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The past six months have been busy for those in HVAC as offices are updated and made safe for people to return. In addition to the various standard checks that need to be carried out, more care is being taken in relation to air movement and filtration to prevent the spread of disease. There is evidence that at least some of the COVID-19 virus can remain suspended in the air and infectious for up to 3 hours. While this is not the main form of transmission, it is vitally important, especially as we are seeing a second increase in infections, that all measures are taken to prevent the spread of the disease. Sick building syndrome In addition to the fundamental elements of HVAC in public buildings, the sector should be looking to the future of technological use; whether COVID-19 is completely wiped out or lingers in the population, we may be at risk of more new diseases in the future. Although maintenance is one of the least visible of building services, it has long played an important role in ensuring the health of buildings. Decades ago, the concept of sick building syndrome was first introduced, showing quite how important our environment is to health. Now, we are being reminded of this on a daily basis in ways that have never been under such scrutiny. We are suddenly hyperaware of what we have touched and who else is breathing our air. In many ways, this new awareness of the unseen is a boon for the sector that has so long been behind-the-scenes, but it also puts it to the test. Potentially stagnant pockets There are numerous recommendations from experts on how to increase safety Governmental guidelines have not specifically required that ventilation and air conditioning be increased in the workplace. Yet, there are numerous recommendations from experts on how to increase safety. At the low-tech end of the spectrum, the use of ceiling and table fans to increase movement in potentially stagnant pockets of air has been suggested. At the other end, technologies that have long been growing in popularity, such as remote monitoring, will really come into their own in the coming months. A particular challenge for the industry as workers return to the office under social distancing guidelines will be accessing certain areas for maintenance. For as long as the virus remains in the population, risk assessments for work will be more complex and non-essential jobs will likely be put on hold where possible. Optical remote sensors Intelligent technology and monitoring systems are already driving the market and will play a role in minimizing contact with others when visiting a site. There is already a great range of tools available: wired sensors, wireless sensors, and optical remote sensors. These allow organizations to monitor vibration, temperature, acoustics, and the power of numerous assets remotely and in real-time. Any issues can be addressed as soon as they arise, minimizing the cost and time that an engineer may need to be in the building. Installing these technologies while buildings are still unoccupied or only partially occupied will also reduce the risk of exposure of engineers to the virus and will improve the efficiency and prolong the life of important assets. Whether a second lockdown takes place or not, these tools will protect building services. Motion-Activated air conditioning Other sensor-based features such as motion-activated air conditioning also have great potential Other sensor-based features such as motion-activated air conditioning also have great potential. These can manage the new hygiene anxiety which pervades public places at the moment. In the longer term, they can be a means of building sustainability practices into the workplace, using power only when needed. Internet of Things (IoT) features such as occupancy sensors have long been growing in popularity to create buildings which are more energy-efficient and promote productivity. Many of these features are demonstrating added value during the pandemic. Occupancy sensors, for example, can be used to ensure that buildings do not exceed safe numbers for social distancing. HVAC systems will be integrated ever further into the IoT approach. Some features of virus reduction, however, have posed a challenge for systems. Air conditioning systems Air conditioning systems, for example, can best reduce the risk of viral transmission through increasing the amount of air which is brought in from the outside into the systems. This will reduce the amount of recycled air but will also increase the temperature fluctuations within the buildings. Other recommendations have included reviewing ventilation strategies, increasing ventilation operating times, deep cleaning filters, and replacing filters more often. Cutting corners on anything which reduces the risk of virus spread will only be a greater loss to the client All of these can potentially see an increase in time and cost required by the client at a time where many companies have been stretched financially. Cutting corners on anything which reduces the risk of virus spread will only be a greater loss to the client in the long run if their employees lose time to illness but it still may be a temptation. Strong working partnership FM providers must work closely with clients to understand their individual fears and needs in such turbulent times. For Anabas, we believe demonstrating expertise and experience is a means of reassuring organizations that they are in safe hands. The future of the pandemic is still unpredictable. While its elimination is hopeful, it is still well worth the investment for many organizations to install the tools which minimize the risk of infection of COVID-19 - or any future infections. Clients are looking for certainty in an uncertain world and data-driven insights and real-time monitoring are ideal ways to provide this. However, the reassurance that comes with a strong working partnership will also be more important than ever. Communicating developments and what they mean for the client, as well as assuring them their priorities are understood can set a provider apart.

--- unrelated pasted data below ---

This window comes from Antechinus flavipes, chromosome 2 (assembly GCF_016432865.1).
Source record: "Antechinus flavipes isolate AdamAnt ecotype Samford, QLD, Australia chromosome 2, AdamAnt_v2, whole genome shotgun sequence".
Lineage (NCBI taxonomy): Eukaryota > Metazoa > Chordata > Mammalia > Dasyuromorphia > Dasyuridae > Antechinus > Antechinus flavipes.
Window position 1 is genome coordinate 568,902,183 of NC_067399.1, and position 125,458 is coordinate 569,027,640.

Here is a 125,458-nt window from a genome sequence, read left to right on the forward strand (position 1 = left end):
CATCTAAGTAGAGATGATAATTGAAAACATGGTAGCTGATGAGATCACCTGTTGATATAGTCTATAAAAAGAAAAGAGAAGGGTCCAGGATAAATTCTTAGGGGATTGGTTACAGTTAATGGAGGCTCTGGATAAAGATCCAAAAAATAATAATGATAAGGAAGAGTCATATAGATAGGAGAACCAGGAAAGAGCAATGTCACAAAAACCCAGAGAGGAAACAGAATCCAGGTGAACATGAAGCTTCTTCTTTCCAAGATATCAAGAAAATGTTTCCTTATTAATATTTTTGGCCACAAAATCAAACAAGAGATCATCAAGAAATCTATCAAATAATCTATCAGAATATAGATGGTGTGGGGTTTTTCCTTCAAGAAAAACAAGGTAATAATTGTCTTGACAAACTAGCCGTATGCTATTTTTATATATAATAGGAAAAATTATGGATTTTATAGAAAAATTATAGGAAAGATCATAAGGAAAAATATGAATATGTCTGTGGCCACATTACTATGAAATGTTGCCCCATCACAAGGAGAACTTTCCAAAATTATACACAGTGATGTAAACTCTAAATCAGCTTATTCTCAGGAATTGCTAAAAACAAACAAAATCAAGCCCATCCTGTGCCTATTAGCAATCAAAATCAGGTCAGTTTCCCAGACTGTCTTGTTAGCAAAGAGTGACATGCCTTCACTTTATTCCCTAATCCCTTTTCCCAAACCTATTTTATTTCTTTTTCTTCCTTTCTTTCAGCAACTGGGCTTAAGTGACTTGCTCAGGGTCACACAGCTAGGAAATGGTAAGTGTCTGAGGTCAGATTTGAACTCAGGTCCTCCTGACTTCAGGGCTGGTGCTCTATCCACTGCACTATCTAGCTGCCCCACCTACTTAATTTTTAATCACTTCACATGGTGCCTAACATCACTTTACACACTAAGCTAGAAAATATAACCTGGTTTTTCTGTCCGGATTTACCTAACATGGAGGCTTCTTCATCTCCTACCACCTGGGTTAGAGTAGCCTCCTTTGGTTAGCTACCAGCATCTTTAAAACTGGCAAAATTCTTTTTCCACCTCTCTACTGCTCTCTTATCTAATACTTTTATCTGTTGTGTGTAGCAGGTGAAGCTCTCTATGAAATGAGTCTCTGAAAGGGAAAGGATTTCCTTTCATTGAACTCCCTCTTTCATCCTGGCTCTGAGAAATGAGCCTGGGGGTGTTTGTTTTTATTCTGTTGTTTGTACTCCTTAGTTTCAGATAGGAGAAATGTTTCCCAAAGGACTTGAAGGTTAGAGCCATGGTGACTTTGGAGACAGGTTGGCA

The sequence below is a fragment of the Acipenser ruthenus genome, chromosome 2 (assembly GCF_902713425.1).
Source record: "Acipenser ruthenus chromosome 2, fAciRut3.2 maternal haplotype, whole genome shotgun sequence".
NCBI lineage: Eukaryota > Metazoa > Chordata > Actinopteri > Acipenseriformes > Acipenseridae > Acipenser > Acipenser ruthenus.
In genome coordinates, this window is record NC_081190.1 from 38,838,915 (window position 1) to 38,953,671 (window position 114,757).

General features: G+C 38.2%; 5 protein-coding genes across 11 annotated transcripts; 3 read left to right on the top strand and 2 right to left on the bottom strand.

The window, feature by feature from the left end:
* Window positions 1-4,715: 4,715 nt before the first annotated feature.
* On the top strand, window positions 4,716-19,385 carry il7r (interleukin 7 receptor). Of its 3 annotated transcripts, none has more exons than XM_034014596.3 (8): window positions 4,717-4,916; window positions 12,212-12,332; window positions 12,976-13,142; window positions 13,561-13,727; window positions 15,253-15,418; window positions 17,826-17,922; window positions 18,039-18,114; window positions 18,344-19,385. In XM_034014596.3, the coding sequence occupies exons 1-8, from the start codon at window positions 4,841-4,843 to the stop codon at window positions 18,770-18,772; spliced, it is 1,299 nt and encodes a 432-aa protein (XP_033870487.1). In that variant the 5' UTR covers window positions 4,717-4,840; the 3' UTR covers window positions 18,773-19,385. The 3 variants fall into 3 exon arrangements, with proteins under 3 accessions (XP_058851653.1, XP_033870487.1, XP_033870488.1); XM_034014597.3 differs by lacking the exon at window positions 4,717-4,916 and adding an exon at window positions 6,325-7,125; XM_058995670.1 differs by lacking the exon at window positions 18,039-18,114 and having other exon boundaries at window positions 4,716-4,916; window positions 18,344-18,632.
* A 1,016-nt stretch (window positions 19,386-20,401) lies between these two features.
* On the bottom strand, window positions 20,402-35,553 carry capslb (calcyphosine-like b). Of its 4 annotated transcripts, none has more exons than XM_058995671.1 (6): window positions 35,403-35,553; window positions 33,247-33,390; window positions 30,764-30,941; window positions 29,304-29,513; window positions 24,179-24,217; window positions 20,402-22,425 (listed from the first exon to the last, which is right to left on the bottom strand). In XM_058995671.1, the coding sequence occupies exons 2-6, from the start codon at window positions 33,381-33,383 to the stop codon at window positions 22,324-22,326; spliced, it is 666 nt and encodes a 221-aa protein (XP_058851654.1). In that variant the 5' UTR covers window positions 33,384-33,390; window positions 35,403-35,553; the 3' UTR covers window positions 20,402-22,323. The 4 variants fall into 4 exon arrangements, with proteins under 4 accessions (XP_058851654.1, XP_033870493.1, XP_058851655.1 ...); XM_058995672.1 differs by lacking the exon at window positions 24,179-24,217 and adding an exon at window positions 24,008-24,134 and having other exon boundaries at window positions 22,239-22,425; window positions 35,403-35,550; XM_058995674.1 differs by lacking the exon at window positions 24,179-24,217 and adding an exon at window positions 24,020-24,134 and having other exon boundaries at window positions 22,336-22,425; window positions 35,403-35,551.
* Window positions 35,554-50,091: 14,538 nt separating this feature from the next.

Demand for underfloor air conditioning systems, which are far more flexible and adaptable than ceiling-based systems, has risen as developers and landlords scramble to reconfigure office spaces in the wake of the coronavirus pandemic. Experts have predicted a 50% reduction in office occupancy, as millions embrace working from home. What is underfloor air conditioning? A zonal underfloor air conditioning system makes use of the raised floor void as a plenum for the distribution of air. Supply and return channels are created under the floor, and zone units serving areas of up to 300m2 are suitably located throughout the office space to generate conditioned air locally to serve the needs of the space. Underfloor air conditioning goes further than displacement systems, offering full function control of the indoor environment Individually controlled fan terminals of either recessed or floor standing configuration are let into the floor over supply plena. These terminals introduce air into the space above in accordance with the dictates of their own on-board temperature sensors and controls system. Users can adjust fan speed and set point temperature individually. Return air grilles are positioned in the floor over return plena. The whole system is controlled by means of the electronic management system controlling the operation of the zone units and the associated fan terminals permitting centralized monitoring and control. Underfloor systems are inherently compartmentalised and offer highly effective solutions in multi-tenant areas and other environmentally challenging applications. Many low-height refurbished spaces suffer from high levels of user complaint due mainly to draft from ceiling mounted outlets positioned too close to the user. The changing work environment At AET Flexible Space, we have seen increased demand, both from existing clients looking to reconfigure their office space, and new clients looking for a flexible air conditioning which can help to future-proof their office. A huge benefit of an underfloor air conditioning system is that they are inherently flexible, and can be changed to suit new room layouts within minutes. Our unique Fantile™ units are installed to sit in-line with the finished floor, and can be easily repositioned at any time without the need for the significant, and costly, building works usually involved in repositioning ceiling-based ductwork. A huge benefit of an underfloor air conditioning system is that they are inherently flexible We are already seeing that COVID-19 has accelerated the trend towards more flexible, future-proofed, and sustainable office space. We have been seeing an increase in demand for our underfloor systems for some time, but the coronavirus lockdown has certainly made more people consider the end-users of this office space, and how they can be best served Workplace wellness is also an increasing concern, and may be a key element for encouraging workers back into the office. The Workplace Wellness Study conducted by Future Workforce found that workplace environment is more important to employee satisfaction, engagement and productivity than most organizations realize. 67% of employees said they are more productive in workplaces that promote a healthy environment. One-third said they lose at least an hour of productivity each day due to office environments that don’t support their daily health. Beyond the inherent flexibility of underfloor air conditioning systems, they also offer high levels of energy efficiency, sustainability, and air quality. As there is no ductwork with an underfloor system, individual zones operate at very low-pressure encouraging energy efficiency. AET’s systems have helped attract LEED and BREEAM and other Green Building points, and can provide up to 30% savings in energy costs and a 29% reduction in C02 emissions when compared to ceiling systems. Cost savings Cost savings are also a key concern for everyone in the post-COVID world, and the flexibility and economy of an underfloor system across the lifetime of a building is increasingly attractive. The British Council for Offices (BCO) indicates that underfloor air conditioning can offer dramatic savings in overall cost, but it requires a co-ordinated team approach to achieve the optimum result. The flexibility and economy of an underfloor system across the lifetime of a building is increasingly attractive In the past the only way to reduce ceiling-based HVAC costs has been to reduce the specification and downsize plant, or reduce flexibility by increasing the size of terminal outlets and reducing numbers. However, these solutions often result in increased complaints of end-users about draughts and noise, which necessitates a costly and environmentally unfriendly re-design. Ceiling-based systems also demand service and maintenance from within the work space, from the simple task of changing filters in fan-coils or cassettes, to more complicated reconfigurations of pipework and ducts to suit a new layout below. Not only do these refits mean significant hidden cost, but they also cause disruption, and have a high risk of damage from condensate leakage. Construction Considerations In order to maximize the benefits of underfloor air conditioning, it must be introduced into the overall design philosophy at an early stage. When incorporated into the overall building design, savings can be made to curtain wall costs, all other height-related savings such as elevator shafts, columns, stairwells, riser shafts, and vertical services such as mains pipe-work and electrical risers. The Swedish National Pension Fund has reported overall cost savings of between 5% and 7% in buildings using underfloor air conditioning. In order to maximize the benefits of underfloor air conditioning, it must be introduced into the overall design Good quality underfloor air conditioning systems are similar in price to conventional good quality fan coil systems, but underfloor systems also reduce the cost of construction and offer tax advantages. The average office building costs in UK are in the region of £1000 to £2000 per square meter. Therefore, a 5% saving in overall cost could range from £50 to £100 per square meter. The average cost of any AC system is in the region of £120 to £200 per square meter, and so an overall saving in construction equates to something in the region of 50% of the AC system. As we move forward into 2021 and beyond, commercial construction is going to require sustainable and cost-effective design. With so many benefits, it is clear why so many in the construction industry are now turning to underfloor air conditioning solutions.